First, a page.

Now, I needed to build a collection class in 4Test that held (n) or more instances of the MDI child/OCX as a 4Test window. I had to be sure that each instance in my collection referenced a specific instance of the child form in the harness app. To do this, I built a constructor method for the window object(s) that are contained in the collection.

    This constructor allows a "New" method of the collection class to create an MDI child in the harness app, grab the child's dynamic (always unique) form caption, create a window reference and pass the caption to the constructor so the new window object in 4Test would always reference that MDI child window instance.

    In my .t files, I then write code like this...

    That Collection.New method is where the new MDI child window is invoked in the test harness app, its caption snagged, a new window object is created (with the caption passed in as the tag) and added to the collection. Gravy!

    In my above example, I take an extra step and create a temporary window that's really just a pointer to the OCX control defined in the window object. This way I don't have to type this...

    each time I want to do this...

    It also gets around the problem of 4Test not exposing the SetProperty method of a child in the collection object, but that's another story. I don't have to create the pointer, but it helps. It may sound complicated, but in reality it's very simple and quite elegant, IMHO.

    You're probably asking yourself, "Why on Earth would anyone go to all that trouble? Why not just make the test harness app do what the .t does?" My answer would be that by writing the 300 or so lines of code to do what I just described, I can leverage my existing 4Test framework that includes results logging, extensive error trapping and so forth without re-inventing the wheel. It also gives me other benefits such as the ability to add and remove individual tests without re-compiling the harness.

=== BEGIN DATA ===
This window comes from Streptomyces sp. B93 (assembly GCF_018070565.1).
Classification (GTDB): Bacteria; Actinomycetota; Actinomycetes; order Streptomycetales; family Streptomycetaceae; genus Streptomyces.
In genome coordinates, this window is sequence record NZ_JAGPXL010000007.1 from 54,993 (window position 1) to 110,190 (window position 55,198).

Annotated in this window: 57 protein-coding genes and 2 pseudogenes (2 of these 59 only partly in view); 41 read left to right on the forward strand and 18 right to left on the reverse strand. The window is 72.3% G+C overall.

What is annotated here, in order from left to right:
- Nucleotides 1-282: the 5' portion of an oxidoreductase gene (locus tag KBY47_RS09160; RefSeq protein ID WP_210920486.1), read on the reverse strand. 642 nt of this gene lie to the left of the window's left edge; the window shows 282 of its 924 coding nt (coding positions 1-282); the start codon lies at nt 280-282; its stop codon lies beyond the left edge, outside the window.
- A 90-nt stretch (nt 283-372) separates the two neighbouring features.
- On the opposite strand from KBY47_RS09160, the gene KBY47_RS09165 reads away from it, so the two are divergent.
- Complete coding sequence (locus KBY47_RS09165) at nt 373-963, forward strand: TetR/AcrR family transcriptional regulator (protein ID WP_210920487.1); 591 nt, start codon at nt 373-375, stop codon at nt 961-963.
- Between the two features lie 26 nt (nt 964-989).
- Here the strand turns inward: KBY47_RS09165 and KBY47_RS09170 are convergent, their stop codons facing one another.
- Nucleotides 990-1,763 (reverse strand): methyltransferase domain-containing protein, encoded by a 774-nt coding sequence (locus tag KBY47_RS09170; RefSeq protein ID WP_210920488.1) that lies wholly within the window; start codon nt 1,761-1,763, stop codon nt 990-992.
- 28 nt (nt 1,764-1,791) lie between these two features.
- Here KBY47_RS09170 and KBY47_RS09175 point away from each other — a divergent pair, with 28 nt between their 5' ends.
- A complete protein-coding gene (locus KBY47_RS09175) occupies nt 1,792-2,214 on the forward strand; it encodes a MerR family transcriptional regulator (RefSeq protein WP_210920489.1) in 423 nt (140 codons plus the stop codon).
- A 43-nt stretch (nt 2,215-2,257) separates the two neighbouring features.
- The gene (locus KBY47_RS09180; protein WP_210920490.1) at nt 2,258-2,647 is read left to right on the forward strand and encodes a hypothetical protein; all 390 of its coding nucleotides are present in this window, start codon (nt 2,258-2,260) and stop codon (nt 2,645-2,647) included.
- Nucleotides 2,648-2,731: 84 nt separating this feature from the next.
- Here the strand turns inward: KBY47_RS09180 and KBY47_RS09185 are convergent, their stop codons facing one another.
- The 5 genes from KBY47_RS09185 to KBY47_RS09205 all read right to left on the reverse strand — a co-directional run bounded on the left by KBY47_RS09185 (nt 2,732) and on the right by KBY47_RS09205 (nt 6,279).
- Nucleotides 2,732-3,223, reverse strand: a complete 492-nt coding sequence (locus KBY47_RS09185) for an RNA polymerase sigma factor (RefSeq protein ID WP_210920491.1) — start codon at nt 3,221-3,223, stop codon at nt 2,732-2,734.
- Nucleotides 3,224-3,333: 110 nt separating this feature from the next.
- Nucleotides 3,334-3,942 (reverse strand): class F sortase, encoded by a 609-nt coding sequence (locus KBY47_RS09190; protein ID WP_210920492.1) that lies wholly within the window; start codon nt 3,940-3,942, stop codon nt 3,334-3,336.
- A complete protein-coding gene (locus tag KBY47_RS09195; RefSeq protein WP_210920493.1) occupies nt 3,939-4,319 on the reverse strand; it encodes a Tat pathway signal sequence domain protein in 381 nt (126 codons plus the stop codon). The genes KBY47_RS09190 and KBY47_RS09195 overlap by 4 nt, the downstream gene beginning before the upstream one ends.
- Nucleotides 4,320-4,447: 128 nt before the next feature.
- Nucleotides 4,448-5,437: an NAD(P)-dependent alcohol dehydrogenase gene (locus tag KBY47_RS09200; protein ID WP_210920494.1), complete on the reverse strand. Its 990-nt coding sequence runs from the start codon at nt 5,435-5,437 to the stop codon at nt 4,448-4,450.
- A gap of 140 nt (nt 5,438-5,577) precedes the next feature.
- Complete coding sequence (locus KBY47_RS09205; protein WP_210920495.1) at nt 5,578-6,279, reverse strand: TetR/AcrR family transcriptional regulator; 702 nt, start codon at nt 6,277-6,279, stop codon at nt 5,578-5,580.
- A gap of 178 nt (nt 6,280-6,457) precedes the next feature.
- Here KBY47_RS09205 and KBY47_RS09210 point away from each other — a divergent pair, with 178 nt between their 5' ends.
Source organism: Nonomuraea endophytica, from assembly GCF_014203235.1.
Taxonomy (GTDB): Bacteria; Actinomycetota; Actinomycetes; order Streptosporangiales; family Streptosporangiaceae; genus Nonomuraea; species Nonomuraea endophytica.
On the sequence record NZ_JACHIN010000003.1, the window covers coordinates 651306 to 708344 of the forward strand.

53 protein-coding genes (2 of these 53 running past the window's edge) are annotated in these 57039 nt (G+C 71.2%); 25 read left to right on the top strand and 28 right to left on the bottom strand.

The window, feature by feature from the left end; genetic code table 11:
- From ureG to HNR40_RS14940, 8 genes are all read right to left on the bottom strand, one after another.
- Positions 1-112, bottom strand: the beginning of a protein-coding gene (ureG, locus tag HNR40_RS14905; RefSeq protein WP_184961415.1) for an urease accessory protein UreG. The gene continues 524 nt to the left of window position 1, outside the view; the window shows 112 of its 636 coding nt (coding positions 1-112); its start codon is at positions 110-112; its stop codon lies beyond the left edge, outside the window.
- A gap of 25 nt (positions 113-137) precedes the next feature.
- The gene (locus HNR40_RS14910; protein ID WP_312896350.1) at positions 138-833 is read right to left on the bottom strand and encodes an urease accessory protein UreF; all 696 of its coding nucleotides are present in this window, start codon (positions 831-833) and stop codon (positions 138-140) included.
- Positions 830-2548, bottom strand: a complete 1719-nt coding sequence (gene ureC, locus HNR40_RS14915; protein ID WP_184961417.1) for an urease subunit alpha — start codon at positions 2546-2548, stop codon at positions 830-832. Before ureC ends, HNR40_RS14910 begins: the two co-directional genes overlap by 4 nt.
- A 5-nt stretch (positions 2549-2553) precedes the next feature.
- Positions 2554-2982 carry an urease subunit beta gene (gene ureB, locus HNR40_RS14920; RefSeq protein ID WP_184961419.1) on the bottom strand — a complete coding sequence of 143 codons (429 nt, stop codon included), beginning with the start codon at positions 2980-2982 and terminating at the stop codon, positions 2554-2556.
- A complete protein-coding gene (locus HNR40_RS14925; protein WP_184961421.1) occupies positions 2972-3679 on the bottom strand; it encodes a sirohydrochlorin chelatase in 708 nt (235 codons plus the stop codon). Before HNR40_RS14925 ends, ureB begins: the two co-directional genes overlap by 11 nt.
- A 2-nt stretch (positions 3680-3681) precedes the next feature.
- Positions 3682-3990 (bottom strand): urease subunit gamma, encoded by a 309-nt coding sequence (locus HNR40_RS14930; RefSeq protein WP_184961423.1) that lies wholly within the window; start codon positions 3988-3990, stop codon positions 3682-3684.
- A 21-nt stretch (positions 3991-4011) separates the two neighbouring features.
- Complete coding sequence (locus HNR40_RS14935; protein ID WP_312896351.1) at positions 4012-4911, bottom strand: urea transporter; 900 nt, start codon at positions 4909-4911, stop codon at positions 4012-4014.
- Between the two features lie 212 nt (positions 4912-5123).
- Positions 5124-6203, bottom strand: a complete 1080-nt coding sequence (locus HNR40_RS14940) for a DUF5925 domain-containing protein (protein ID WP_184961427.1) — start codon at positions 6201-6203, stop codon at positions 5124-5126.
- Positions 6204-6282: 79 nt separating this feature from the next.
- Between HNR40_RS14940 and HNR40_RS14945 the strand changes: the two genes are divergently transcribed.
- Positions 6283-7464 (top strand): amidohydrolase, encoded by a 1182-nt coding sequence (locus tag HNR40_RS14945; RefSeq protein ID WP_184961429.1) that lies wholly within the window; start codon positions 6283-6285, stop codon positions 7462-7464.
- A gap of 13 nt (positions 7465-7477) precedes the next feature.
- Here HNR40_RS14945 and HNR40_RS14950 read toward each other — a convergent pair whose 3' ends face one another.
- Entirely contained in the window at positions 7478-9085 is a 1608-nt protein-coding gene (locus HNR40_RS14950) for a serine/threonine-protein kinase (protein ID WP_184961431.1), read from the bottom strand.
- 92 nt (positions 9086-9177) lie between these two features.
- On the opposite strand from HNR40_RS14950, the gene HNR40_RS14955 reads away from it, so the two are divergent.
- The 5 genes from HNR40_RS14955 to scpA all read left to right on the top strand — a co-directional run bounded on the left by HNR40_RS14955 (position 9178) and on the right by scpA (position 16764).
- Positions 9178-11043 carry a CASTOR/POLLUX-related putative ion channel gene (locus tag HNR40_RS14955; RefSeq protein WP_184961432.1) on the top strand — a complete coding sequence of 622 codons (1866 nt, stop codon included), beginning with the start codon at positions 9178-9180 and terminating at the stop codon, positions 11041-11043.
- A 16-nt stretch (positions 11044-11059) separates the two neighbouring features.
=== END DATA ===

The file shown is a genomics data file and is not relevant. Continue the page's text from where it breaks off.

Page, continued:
My entire 4Test library has been profiled with UML and built strictly OOP. I don't have functions, per se. Everything is contained inside of a class. I have classes that wrap the UI of the AUT, "public static" classes that contain methods and so forth.

    Sure, it was more work up-front, but the end result is a solid and very easy to maintain library that acts as an abstraction layer to the .t scripts. If the AUT changes, big deal! The object interface doesn't need to change, only the member code in my classes does.

    Well, that was probably 1000% more answer than you were looking for, but there you have it. One example of why somebody might want to declare a window and then drive it "on-the-fly" so to speak. Take luck!

    ------------------
    Greg
    ATX II, LLC
    You wrote what in 4Test?!?
    Greg
    ATX II, LLC
    You wrote [i]what</I] in 4Test?!?